So, my main focus was to find a way of achieving a sense of long journey that the Lindisfarne Gospel took before it finally returned to where it was originated. And also to make a use of what piano can offer. By that, the obvious choices were to use wider ranges of pitches, various styles of accompanying bass part and to apply modulations to close and/or distant keys. After a meticulous editing over a long period, out came my piano solo version of The Return that I’m finally happy with. I’m now pleased to announce that my piano solo arrangement of The Return is ready to share in public after having managed to secure a permission from the Kathryn’s music publisher to arrange and publish it.

I write lots of piano solo arrangements, often by my students’ request, but sometimes I came across such music that prompts me to do so for my own pleasure and share with the public. Kathryn’s The Return was one of such. For this reason, I wanted to make it special, knowing that my husband being from the North, and it means something for me and him too. I’ve decide to create a music video. One visual artist came into my mind whom I worked with before once. I knew in my mind she’d understand what I was hoping to achieve. I’m very grateful for her visions and senses and I’m quite happy with the visuals that she created for this purpose. I hope you enjoy as much as we did in making it.  Finally, thank you Kathryn for giving us such beautiful music to share.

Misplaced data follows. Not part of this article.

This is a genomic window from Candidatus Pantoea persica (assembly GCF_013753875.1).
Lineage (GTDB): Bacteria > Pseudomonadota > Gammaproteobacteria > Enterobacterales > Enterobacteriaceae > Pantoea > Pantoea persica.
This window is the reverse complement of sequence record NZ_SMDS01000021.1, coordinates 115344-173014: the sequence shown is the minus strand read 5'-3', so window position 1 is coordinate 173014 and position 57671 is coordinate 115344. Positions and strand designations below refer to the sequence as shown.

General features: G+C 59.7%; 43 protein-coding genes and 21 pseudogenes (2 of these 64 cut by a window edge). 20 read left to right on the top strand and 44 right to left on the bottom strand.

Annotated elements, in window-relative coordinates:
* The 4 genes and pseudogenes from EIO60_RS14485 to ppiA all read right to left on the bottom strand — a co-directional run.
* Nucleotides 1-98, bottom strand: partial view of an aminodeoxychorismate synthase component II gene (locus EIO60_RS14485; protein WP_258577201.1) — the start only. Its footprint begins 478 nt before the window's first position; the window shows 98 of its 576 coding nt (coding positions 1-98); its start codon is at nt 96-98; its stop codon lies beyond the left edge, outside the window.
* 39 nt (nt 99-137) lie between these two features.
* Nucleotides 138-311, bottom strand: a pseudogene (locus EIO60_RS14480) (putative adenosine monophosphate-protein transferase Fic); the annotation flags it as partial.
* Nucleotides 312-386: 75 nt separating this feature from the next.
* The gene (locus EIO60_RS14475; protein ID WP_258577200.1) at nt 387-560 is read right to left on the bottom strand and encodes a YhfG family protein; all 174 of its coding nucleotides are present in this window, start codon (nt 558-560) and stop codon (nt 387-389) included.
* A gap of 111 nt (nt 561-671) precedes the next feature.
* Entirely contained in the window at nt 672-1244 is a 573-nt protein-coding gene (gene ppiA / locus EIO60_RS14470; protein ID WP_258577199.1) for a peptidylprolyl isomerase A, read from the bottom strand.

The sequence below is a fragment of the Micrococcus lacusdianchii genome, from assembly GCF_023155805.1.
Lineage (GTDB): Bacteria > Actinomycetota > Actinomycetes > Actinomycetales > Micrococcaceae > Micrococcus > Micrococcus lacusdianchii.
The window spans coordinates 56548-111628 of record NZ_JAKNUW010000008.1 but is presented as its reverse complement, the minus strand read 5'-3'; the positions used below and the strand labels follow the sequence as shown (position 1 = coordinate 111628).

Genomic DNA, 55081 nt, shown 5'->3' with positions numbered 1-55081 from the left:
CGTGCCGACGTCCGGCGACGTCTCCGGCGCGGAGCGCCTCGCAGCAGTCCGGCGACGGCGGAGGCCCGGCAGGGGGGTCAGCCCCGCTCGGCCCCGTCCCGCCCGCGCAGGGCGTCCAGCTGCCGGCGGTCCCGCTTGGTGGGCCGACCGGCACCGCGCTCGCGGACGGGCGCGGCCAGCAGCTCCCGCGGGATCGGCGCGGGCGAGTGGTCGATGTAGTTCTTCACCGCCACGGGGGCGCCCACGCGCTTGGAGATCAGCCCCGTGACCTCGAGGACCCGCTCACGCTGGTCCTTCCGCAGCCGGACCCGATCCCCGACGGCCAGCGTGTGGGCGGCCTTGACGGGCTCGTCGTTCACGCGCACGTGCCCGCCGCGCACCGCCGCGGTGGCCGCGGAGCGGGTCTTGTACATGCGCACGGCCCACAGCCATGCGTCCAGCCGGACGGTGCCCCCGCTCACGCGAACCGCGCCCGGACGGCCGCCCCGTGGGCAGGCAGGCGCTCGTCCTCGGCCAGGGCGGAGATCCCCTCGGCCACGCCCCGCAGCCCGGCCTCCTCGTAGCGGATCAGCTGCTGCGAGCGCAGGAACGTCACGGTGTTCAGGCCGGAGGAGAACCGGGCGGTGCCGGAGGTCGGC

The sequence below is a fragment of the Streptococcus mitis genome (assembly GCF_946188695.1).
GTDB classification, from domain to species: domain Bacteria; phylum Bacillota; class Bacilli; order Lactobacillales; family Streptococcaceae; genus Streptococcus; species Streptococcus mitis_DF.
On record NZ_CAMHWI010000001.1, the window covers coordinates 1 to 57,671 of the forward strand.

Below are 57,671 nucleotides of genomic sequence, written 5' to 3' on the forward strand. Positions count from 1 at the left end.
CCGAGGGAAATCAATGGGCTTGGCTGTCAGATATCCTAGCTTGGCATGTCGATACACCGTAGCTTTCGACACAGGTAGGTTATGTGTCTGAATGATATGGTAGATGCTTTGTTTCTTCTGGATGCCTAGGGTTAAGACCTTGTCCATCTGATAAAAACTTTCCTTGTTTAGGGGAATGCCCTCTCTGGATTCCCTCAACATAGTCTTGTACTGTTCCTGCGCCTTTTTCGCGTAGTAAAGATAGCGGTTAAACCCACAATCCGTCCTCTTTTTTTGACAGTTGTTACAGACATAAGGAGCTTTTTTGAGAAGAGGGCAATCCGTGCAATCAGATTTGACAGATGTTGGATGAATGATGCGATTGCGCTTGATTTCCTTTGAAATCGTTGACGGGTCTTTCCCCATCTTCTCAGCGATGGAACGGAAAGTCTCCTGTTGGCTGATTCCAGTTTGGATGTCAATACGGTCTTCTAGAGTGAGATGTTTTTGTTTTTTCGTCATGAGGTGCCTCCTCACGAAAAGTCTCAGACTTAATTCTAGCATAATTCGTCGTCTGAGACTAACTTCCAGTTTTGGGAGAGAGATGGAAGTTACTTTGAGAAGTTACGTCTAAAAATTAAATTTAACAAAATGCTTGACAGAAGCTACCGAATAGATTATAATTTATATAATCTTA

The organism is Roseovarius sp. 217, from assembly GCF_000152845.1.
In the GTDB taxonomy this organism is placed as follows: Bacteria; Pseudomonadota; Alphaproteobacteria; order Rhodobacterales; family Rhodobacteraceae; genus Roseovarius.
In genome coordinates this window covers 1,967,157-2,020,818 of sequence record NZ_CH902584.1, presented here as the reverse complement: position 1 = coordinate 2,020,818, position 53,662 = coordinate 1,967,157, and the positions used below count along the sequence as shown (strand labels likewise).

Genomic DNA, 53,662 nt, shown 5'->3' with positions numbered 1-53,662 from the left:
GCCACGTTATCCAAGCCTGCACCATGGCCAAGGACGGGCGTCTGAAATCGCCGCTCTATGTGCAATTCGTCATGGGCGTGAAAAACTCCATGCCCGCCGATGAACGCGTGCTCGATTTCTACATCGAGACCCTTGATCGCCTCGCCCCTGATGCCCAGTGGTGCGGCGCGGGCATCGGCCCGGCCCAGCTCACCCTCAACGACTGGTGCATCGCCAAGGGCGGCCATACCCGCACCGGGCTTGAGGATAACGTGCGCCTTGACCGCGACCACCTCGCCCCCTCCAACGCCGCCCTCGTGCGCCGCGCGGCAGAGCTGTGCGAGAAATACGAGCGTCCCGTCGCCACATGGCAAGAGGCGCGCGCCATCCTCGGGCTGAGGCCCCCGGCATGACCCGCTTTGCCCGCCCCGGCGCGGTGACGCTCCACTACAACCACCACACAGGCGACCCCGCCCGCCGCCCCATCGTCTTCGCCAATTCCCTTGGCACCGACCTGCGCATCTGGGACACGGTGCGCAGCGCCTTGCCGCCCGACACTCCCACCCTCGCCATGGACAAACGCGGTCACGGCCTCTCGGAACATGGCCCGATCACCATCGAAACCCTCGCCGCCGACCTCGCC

The sheet music is avalable from my web site.
The audio is available from my bandcamp page.

Everyone remembers the craze that went around (still going around, I suppose…) this particular song.  It was two years ago now. I thought I wouldn’t be surprised if my students would request this pop song at some point and they did.  But this girl wanted to sing whilst accompanying herself on piano.  She was 11 years old at the time and was about early intermediate level.  After a numerous testing, out came a version that she happily performed in the concert, dressed up just like Elsa.

After a while, I looked for way to share this in public legally.  I’d hoped be able to include it in my ongoing piano song book projects for youngsters, so I went through a legal way of requesting for a permission to arrange and publish.  It was turned down, of course.  But then I discovered SMP Press’ ArrangeMe scheme this year (for more details, please read my blog post explaining about it).  So now I’m happy to announce that it’s legally available to the public.  I hope there will be more youngsters singing and accompanying themselves this uplifting song!